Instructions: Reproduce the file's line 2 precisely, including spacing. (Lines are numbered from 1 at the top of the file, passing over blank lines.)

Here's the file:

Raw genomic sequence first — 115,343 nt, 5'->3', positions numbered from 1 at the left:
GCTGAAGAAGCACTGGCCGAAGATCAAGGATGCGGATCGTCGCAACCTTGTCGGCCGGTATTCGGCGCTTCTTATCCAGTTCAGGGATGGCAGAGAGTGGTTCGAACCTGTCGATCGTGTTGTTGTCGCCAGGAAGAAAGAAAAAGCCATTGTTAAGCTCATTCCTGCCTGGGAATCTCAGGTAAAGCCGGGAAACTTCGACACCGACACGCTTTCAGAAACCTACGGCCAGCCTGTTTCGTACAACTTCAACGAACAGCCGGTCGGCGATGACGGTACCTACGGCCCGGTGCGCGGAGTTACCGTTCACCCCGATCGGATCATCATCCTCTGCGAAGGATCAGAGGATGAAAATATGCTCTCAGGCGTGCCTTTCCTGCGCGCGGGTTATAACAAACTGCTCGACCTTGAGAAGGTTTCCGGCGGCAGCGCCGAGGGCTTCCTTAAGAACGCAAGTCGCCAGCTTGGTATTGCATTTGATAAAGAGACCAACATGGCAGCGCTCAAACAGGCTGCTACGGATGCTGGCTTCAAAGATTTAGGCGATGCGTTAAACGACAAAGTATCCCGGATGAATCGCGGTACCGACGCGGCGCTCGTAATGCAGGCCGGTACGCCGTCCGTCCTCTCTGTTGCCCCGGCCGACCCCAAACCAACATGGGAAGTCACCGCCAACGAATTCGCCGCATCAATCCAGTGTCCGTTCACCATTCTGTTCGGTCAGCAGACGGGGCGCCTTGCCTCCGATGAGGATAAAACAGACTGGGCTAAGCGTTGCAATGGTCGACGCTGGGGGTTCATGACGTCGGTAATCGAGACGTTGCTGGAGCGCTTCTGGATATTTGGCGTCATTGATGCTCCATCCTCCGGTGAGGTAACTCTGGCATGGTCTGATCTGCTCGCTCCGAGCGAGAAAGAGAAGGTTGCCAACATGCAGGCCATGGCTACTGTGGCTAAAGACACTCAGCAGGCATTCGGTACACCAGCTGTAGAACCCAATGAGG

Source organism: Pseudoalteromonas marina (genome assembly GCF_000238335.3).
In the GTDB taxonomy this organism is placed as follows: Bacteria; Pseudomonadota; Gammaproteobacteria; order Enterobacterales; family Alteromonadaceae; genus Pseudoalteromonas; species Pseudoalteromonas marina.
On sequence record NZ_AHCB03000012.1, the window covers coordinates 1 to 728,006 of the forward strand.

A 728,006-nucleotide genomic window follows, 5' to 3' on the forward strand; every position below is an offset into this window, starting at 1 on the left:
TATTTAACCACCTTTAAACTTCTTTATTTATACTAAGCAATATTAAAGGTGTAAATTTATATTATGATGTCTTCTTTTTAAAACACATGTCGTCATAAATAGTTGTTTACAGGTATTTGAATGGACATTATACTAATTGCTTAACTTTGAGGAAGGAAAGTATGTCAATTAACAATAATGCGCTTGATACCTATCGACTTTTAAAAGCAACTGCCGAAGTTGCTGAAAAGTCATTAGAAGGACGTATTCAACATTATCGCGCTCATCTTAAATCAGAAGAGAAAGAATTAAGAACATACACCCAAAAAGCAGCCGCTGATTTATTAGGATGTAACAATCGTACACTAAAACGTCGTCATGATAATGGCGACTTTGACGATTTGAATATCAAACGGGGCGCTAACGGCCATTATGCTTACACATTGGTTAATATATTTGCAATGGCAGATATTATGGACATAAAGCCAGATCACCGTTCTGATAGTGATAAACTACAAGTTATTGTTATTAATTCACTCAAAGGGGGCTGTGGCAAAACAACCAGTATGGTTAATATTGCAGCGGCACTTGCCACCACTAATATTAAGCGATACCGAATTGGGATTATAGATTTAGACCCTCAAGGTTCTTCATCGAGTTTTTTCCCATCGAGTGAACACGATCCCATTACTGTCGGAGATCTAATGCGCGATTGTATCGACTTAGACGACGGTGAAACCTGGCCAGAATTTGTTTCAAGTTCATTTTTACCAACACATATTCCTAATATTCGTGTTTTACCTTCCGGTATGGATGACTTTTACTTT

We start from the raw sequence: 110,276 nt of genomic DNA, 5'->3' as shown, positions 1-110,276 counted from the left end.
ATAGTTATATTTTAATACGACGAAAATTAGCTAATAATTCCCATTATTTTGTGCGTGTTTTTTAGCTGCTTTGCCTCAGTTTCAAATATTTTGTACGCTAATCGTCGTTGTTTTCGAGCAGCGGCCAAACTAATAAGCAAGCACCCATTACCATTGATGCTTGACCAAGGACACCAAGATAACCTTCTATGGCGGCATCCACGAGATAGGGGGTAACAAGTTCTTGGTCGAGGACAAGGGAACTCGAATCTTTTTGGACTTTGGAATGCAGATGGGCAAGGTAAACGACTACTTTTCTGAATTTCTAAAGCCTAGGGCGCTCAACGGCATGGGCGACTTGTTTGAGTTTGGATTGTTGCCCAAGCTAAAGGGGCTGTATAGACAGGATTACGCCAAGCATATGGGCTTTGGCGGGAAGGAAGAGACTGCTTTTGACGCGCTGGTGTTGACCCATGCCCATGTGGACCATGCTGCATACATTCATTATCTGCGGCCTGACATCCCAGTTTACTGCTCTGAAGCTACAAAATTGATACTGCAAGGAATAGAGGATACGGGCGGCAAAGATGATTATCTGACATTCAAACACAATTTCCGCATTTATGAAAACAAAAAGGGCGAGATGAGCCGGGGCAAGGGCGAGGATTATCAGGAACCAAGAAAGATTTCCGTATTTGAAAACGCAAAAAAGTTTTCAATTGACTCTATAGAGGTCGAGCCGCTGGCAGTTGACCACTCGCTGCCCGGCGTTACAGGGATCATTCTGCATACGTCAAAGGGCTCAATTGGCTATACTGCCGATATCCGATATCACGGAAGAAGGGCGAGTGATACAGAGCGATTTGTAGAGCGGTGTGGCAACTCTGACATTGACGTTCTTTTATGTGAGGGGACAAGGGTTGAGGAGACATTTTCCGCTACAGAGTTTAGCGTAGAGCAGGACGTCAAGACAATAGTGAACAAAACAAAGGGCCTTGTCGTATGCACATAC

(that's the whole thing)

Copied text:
GCTGAAGAAGCACTGGCCGAAGATCAAGGATGCGGATCGTCGCAACCTTGTCGGCCGGTATTCGGCGCTTCTTATCCAGTTCAGGGATGGCAGAGAGTGGTTCGAACCTGTCGATCGTGTTGTTGTCGCCAGGAAGAAAGAAAAAGCCATTGTTAAGCTCATTCCTGCCTGGGAATCTCAGGTAAAGCCGGGAAACTTCGACACCGACACGCTTTCAGAAACCTACGGCCAGCCTGTTTCGTACAACTTCAACGAACAGCCGGTCGGCGATGACGGTACCTACGGCCCGGTGCGCGGAGTTACCGTTCACCCCGATCGGATCATCATCCTCTGCGAAGGATCAGAGGATGAAAATATGCTCTCAGGCGTGCCTTTCCTGCGCGCGGGTTATAACAAACTGCTCGACCTTGAGAAGGTTTCCGGCGGCAGCGCCGAGGGCTTCCTTAAGAACGCAAGTCGCCAGCTTGGTATTGCATTTGATAAAGAGACCAACATGGCAGCGCTCAAACAGGCTGCTACGGATGCTGGCTTCAAAGATTTAGGCGATGCGTTAAACGACAAAGTATCCCGGATGAATCGCGGTACCGACGCGGCGCTCGTAATGCAGGCCGGTACGCCGTCCGTCCTCTCTGTTGCCCCGGCCGACCCCAAACCAACATGGGAAGTCACCGCCAACGAATTCGCCGCATCAATCCAGTGTCCGTTCACCATTCTGTTCGGTCAGCAGACGGGGCGCCTTGCCTCCGATGAGGATAAAACAGACTGGGCTAAGCGTTGCAATGGTCGACGCTGGGGGTTCATGACGTCGGTAATCGAGACGTTGCTGGAGCGCTTCTGGATATTTGGCGTCATTGATGCTCCATCCTCCGGTGAGGTAACTCTGGCATGGTCTGATCTGCTCGCTCCGAGCGAGAAAGAGAAGGTTGCCAACATGCAGGCCATGGCTACTGTGGCTAAAGACACTCAGCAGGCATTCGGTACACCAGCTGTAGAACCCAATGAGG